This was one of the first occasions, if not the first, of Kim Jong Un (or even his father) publicizing a small, senior-level meeting of DPRK policymakers. This was a meeting with Kremlin characteristics. Given the passage of the UNSC resolution and the DPRK’s subsequent reaction in the form of National Defense Commission and Ministry of Foreign Affairs statements, this primarily represents another phase of Kim Jong Un’s public behavior as DPRK supreme leader in the same fashion as his giving public speeches and appearing with his wife in public. Due to the anomalous nature of the meeting, it might be read as the continuation of a sequence of media events, such as the NDC and MFA statements, to demonstrate the severity with which Pyongyang is reacting to the 22 January 2013 passage of UNSC Resolution #2087 (2013). This may have been another opportunity for Pyongyang image makers to emphasize KJU’s open-natured method of governance, while providing yet another contrast to how his father, Kim Jong Il*, exercised leadership. It places KJU in particular, and the DPRK central leadership in general, in line with other foreign leadership by publicizing a meeting with key members of the country’s national security community to tackle a major policy issue or under exigent circumstances.. It also heightens perceptions of tension or crisis in K0rea and the northeast Asian neighborhood. It is possible that this was a public meeting, the to occur after another unpublicized gathering of the country’s other political and national security principals.
If the DPRK leadership has plans to conduct an experimental nuclear detonation, then this meeting may have been an aspect of the DPRK making its “political decision” to conduct a nuclear test. The officials attending the meeting may constitute the policy working group behind the DPRK’s third nuclear test. Prior to the 2006 and 2009, Kim Jong Il convened small senior-level working groups to manage the technical, logistical and external (diplomatic) elements of the the test. In 2006 and 2009 the nuclear test working groups consisted of Jon Pyong Ho (R &D, production), VMar Kim Yong Chun (logistics and technical personnel), Kang Sok Ju (external relations), among others.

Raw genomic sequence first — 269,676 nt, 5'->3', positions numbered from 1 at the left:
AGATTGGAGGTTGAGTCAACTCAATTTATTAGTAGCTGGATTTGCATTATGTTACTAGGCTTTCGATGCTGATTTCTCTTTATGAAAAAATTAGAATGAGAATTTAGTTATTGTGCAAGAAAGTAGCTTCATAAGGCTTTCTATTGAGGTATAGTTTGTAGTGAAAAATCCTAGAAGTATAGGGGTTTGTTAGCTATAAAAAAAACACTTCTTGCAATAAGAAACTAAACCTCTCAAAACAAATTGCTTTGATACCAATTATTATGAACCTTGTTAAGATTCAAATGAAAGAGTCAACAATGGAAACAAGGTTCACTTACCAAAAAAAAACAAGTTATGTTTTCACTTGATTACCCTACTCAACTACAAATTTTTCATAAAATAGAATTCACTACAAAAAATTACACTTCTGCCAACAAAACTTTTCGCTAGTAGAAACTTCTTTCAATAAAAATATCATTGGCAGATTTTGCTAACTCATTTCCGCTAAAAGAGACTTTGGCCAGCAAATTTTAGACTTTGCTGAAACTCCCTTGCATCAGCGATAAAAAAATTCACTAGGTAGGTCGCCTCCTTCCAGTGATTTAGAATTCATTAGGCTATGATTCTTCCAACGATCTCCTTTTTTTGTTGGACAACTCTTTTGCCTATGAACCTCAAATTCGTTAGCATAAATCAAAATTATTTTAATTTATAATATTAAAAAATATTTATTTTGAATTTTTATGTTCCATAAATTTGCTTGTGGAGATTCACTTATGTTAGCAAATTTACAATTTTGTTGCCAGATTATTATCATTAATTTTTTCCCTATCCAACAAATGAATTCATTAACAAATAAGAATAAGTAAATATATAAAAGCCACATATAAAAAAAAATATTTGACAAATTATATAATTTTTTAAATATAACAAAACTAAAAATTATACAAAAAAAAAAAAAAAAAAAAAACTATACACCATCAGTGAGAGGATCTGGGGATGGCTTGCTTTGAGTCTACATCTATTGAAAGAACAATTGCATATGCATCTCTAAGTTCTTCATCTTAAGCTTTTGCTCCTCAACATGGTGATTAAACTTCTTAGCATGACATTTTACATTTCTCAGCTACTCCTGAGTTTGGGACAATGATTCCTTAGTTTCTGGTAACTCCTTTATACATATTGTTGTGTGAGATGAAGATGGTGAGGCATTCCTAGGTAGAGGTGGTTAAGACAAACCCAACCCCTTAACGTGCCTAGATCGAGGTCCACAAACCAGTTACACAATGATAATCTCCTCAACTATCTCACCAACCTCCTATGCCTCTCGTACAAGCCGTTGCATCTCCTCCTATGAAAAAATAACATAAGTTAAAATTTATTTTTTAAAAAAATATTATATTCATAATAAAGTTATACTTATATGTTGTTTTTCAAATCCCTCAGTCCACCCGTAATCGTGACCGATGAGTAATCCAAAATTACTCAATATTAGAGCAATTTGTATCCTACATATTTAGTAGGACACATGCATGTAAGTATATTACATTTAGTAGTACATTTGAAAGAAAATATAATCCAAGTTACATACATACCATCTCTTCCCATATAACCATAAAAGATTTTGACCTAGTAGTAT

With regard to Kim Jong Un’s meeting, if this is his nuclear test working group, we find: Pak To Chun (Jon Pyong Ho’s replacement) supervising the actual test through the Second Economy Commission’s 5th Bureau and the Second National Academy of Science’s Nuclear Bureau (among other SANS departments and offices); Gen. Choe Ryong Hae managing logistical and internal publicity (including education and indoctrination of KPA officers and service members); Gen. Hyon Yong Chol supervising personnel involved from the KPA General Staff’s Nuclear-Chemical and Ordnance Bureaus; Gen. Kim Won Hong, handling logistical and operations security; Kim Yong Il handling communications and relations with fraternal political parties and taking the leading role in managing relations with the PRC (through KWP-CPC channels); Kim Kye Gwan handling external relations with the United Nations and foreign countries (including the United States); and, Hong Sung Mu, as deputy director of the Machine-Building Industry (military industry) Department having responsibility for general administration and serving as the key interface between the supreme leadership (from KJU’s office) and all other relevant institutions. Hong is the official who works directly under KJU in the central party and will serve as the primary interface that manages tying these seemingly disparate entities into the knot of an experimental detonation. One might compares this meeting with the one KJU convened ahead of the 12 December 2012 U’nha 3 launch.
While this was a momentous meeting, it was not one which involved all the key players (at least based on state media reporting). For those staying up on where KJU’s interlocutors hang their institutional hats; the meeting was attended by four KWP Political Bureau Members (Choe Ryong Hae, Hyon Yong Chol*, Kim Won Hong, Pak To Chun), one KWP Political Bureau alternate (Kim Yong Il), two KWP Secretaries, or members of the Secretariat (Pak To Chun and Kim Yong Il), a senior Cabinet official (Kim Kye Gwan) and a close aide and KWP Central Committee Department Director (Hong Sung Mu). Five of the meeting’s attendees are members of the Party Central Committee (KWP Central Committee) and two of the meeting’s attendees are alternate (candidate) members of the Party Central Committee.
*During 2010 and 2011 KJI conducted similar meetings in a public fashion. In lieu of gathering officials at the KWP Central Committee #1 Office Building (as KJU has done), he held his meetings under the cover of on-the-spot guidance visits or field inspections. Pyongyang watchers used to me ask why KJI went to the central zoo so often or would appear at a farm with most of the country’s senior officials. Other than the natural human instinct to want fresh air, KJI was holding policy meetings under the cover of a zoo trip.
*Hyon Yong Chol has never been formally been announced as a member of the Political Bureau, but tends to be place alongside other PB members at official functios.